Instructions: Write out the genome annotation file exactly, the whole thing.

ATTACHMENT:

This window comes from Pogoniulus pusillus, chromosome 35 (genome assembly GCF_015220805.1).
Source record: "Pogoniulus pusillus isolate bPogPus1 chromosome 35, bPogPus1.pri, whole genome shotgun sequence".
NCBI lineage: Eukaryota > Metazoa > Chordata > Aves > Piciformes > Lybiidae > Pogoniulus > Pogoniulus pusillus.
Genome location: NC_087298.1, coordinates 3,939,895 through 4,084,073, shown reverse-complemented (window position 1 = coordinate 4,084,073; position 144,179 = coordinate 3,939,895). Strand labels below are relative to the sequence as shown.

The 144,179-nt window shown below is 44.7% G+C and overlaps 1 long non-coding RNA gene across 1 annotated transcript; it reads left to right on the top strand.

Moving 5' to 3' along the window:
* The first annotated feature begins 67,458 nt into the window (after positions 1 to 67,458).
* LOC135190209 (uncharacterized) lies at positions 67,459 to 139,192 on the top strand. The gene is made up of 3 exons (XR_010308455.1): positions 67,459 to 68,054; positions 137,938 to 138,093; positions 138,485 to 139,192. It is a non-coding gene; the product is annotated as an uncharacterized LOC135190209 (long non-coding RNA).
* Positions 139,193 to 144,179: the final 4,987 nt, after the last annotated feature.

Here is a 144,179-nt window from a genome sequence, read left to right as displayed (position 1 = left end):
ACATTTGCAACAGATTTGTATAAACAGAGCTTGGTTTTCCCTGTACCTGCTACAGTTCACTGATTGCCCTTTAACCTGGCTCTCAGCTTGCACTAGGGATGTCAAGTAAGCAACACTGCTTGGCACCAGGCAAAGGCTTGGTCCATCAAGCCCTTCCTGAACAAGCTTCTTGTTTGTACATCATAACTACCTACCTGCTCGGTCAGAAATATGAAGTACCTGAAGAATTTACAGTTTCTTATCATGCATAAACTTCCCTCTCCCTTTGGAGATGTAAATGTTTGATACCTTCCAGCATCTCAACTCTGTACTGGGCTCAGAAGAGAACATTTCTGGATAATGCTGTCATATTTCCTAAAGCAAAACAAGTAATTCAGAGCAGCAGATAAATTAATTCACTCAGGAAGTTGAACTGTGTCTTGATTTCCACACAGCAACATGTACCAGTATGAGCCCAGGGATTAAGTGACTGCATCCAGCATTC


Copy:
This window comes from Pogoniulus pusillus, chromosome 35 (genome assembly GCF_015220805.1).
Source record: "Pogoniulus pusillus isolate bPogPus1 chromosome 35, bPogPus1.pri, whole genome shotgun sequence".
NCBI lineage: Eukaryota > Metazoa > Chordata > Aves > Piciformes > Lybiidae > Pogoniulus > Pogoniulus pusillus.
Genome location: NC_087298.1, coordinates 3,939,895 through 4,084,073, shown reverse-complemented (window position 1 = coordinate 4,084,073; position 144,179 = coordinate 3,939,895). Strand labels below are relative to the sequence as shown.

The 144,179-nt window shown below is 44.7% G+C and overlaps 1 long non-coding RNA gene across 1 annotated transcript; it reads left to right on the top strand.

Moving 5' to 3' along the window:
* The first annotated feature begins 67,458 nt into the window (after positions 1 to 67,458).
* LOC135190209 (uncharacterized) lies at positions 67,459 to 139,192 on the top strand. The gene is made up of 3 exons (XR_010308455.1): positions 67,459 to 68,054; positions 137,938 to 138,093; positions 138,485 to 139,192. It is a non-coding gene; the product is annotated as an uncharacterized LOC135190209 (long non-coding RNA).
* Positions 139,193 to 144,179: the final 4,987 nt, after the last annotated feature.

Here is a 144,179-nt window from a genome sequence, read left to right as displayed (position 1 = left end):
ACATTTGCAACAGATTTGTATAAACAGAGCTTGGTTTTCCCTGTACCTGCTACAGTTCACTGATTGCCCTTTAACCTGGCTCTCAGCTTGCACTAGGGATGTCAAGTAAGCAACACTGCTTGGCACCAGGCAAAGGCTTGGTCCATCAAGCCCTTCCTGAACAAGCTTCTTGTTTGTACATCATAACTACCTACCTGCTCGGTCAGAAATATGAAGTACCTGAAGAATTTACAGTTTCTTATCATGCATAAACTTCCCTCTCCCTTTGGAGATGTAAATGTTTGATACCTTCCAGCATCTCAACTCTGTACTGGGCTCAGAAGAGAACATTTCTGGATAATGCTGTCATATTTCCTAAAGCAAAACAAGTAATTCAGAGCAGCAGATAAATTAATTCACTCAGGAAGTTGAACTGTGTCTTGATTTCCACACAGCAACATGTACCAGTATGAGCCCAGGGATTAAGTGACTGCATCCAGCATTC